Forests cover 30 per cent of the Earth’s surface and in addition to providing food security and shelter, forests are key to combating climate change, protecting biodiversity and the homes of the indigenous population.  Thirteen million hectares of forests are being lost every year while the persistent degradation of drylands has led to the desertification of 3.6 billion hectares.

Deforestation and desertification – caused by human activities and climate change – pose major challenges to sustainable development and have affected the lives and livelihoods of millions of people in the fight against poverty. Efforts are being made to manage forests and combat desertification.

Goal 15 – Why it matters (PDF)

Forests

  • Around 1.6 billion people depend on forests for their livelihood. This includes some 70 million indigenous people
  • Forests are home to more than 80 per cent of all terrestrial species of animals, plants and insects

Desertification

  • 2.6 billion people depend directly on agriculture, but 52 per cent of the land used for agriculture is moderately or severely affected by soil degradation
  • As of 2008, land degradation affected 1.5 billion people globally
  • Arable land loss is estimated at 30 to 35 times the historical rate
  • Due to drought and desertification each year 12 million hectares are lost (23 hectares per minute), where 20 million tons of grain could have been grown
  • 74 per cent of the poor are directly affected by land degradation globally

Biodiversity

  • Of the 8,300 animal breeds known, 8 per cent are extinct and 22 per cent are at risk of extinction
  • Of the over 80,000 tree species, less than 1 per cent have been studied for potential use
  • Fish provide 20 per cent of animal protein to about 3 billion people. Only ten species provide about 30 per cent of marine capture fisheries and ten species provide about 50 per cent of aquaculture production
  • Over 80 per cent of the human diet is provided by plants. Only three cereal crops – rice, maize and wheat – provide 60 per cent of energy intake
  • As many as 80 per cent of people living in rural areas in developing countries rely on traditional plant-­‐based medicines for basic
    healthcare
  • Micro-organisms and invertebrates are key to ecosystem services, but their contributions are still poorly known and rarely acknowledged

  • By 2020, ensure the conservation, restoration and sustainable use of terrestrial and inland freshwater ecosystems and their services, in particular forests, wetlands, mountains and drylands, in line with obligations under international agreements
  • By 2020, promote the implementation of sustainable management of all types of forests, halt deforestation, restore degraded forests and substantially increase afforestation and reforestation globally
  • By 2030, combat desertification, restore degraded land and soil, including land affected by desertification, drought and floods, and strive to achieve a land degradation-neutral world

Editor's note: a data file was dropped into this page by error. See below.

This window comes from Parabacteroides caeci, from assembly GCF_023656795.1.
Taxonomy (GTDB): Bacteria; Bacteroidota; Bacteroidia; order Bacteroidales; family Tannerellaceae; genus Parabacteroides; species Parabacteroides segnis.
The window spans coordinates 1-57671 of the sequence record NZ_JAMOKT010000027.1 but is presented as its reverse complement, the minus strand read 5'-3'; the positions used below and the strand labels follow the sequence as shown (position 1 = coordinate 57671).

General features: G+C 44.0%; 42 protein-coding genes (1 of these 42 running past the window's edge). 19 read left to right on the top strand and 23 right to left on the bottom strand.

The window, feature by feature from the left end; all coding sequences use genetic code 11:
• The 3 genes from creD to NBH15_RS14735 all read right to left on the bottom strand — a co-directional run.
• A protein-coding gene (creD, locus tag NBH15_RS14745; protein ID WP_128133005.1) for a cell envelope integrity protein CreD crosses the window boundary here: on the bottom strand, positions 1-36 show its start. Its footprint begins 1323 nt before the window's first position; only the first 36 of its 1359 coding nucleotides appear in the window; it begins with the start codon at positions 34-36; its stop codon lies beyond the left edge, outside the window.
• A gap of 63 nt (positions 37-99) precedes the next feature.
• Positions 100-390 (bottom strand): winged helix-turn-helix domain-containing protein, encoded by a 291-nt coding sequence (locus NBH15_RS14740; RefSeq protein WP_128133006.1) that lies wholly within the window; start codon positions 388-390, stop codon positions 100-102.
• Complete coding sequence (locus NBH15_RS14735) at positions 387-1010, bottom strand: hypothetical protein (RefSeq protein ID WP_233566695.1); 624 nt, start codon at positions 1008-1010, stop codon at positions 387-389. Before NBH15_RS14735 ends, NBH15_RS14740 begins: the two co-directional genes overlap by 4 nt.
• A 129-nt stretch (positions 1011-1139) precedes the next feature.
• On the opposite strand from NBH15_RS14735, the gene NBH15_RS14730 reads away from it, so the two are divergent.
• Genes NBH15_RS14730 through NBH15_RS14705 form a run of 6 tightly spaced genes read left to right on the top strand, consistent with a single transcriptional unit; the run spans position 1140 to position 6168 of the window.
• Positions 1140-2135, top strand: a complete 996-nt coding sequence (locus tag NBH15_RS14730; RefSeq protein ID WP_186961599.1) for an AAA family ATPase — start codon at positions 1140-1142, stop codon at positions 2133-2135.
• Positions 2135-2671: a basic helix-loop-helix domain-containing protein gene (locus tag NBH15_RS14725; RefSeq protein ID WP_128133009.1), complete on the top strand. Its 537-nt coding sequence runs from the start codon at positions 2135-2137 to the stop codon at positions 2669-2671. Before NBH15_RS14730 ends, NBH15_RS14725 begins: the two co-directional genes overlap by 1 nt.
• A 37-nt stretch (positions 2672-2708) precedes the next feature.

• By 2030, ensure the conservation of mountain ecosystems, including their biodiversity, in order to enhance their capacity to provide benefits that are essential for sustainable development
  • Take urgent and significant action to reduce the degradation of natural habitats, halt the loss of biodiversity and, by 2020, protect and prevent the extinction of threatened species
  • Promote fair and equitable sharing of the benefits arising from the utilization of genetic resources and promote appropriate access to such resources, as internationally agreed
  • Take urgent action to end poaching and trafficking of protected species of flora and fauna and address both demand and supply of illegal wildlife products
  • By 2020, introduce measures to prevent the introduction and significantly reduce the impact of invasive alien species on land and water ecosystems and control or eradicate the priority species
  • By 2020, integrate ecosystem and biodiversity values into national and local planning, development processes, poverty reduction strategies and accounts
  • Mobilize and significantly increase financial resources from all sources to conserve and sustainably use biodiversity and ecosystems
  • Mobilize significant resources from all sources and at all levels to finance sustainable forest management and provide adequate incentives to developing countries to advance such management, including for conservation and reforestation
  • Enhance global support for efforts to combat poaching and trafficking of protected species, including by increasing the capacity of local communities to pursue sustainable livelihood opportunities

Related news

African elephants face ‘unacceptably high’ level of poaching

Many African elephants continued to face serious threats to their survival in 2015 from the illegal trade in ivory and unacceptably high levels of poaching.

Read More

On first International Day, UNESCO calls for protection of mangrove ecosystems

Mangroves are rare and vital ecosystems that help to protect coastlines but their survival is being jeopardized, said UNESCO, calling for mangroves' protection.

Read More

New UN study links trees in drylands with sustainable development

For the first time, a new United Nations report details the number of trees, forests and how the land is used in the world’s drylands, and the findings could be used to track progress towards the Sustainable Development Goals and help fight climate change.

Read More

With busy bees in the lead, ‘pollinator-friendly’ approach vital for healthy agricultural ecosystems – UN

As bellwethers for ecosystem health and biodiversity, bees play a crucial role in agriculture and ending hunger, and “pollinator-friendly” approaches are therefore highly encouraged, according to the United Nations Food and Agriculture Organization (FAO).

Read More

Related videos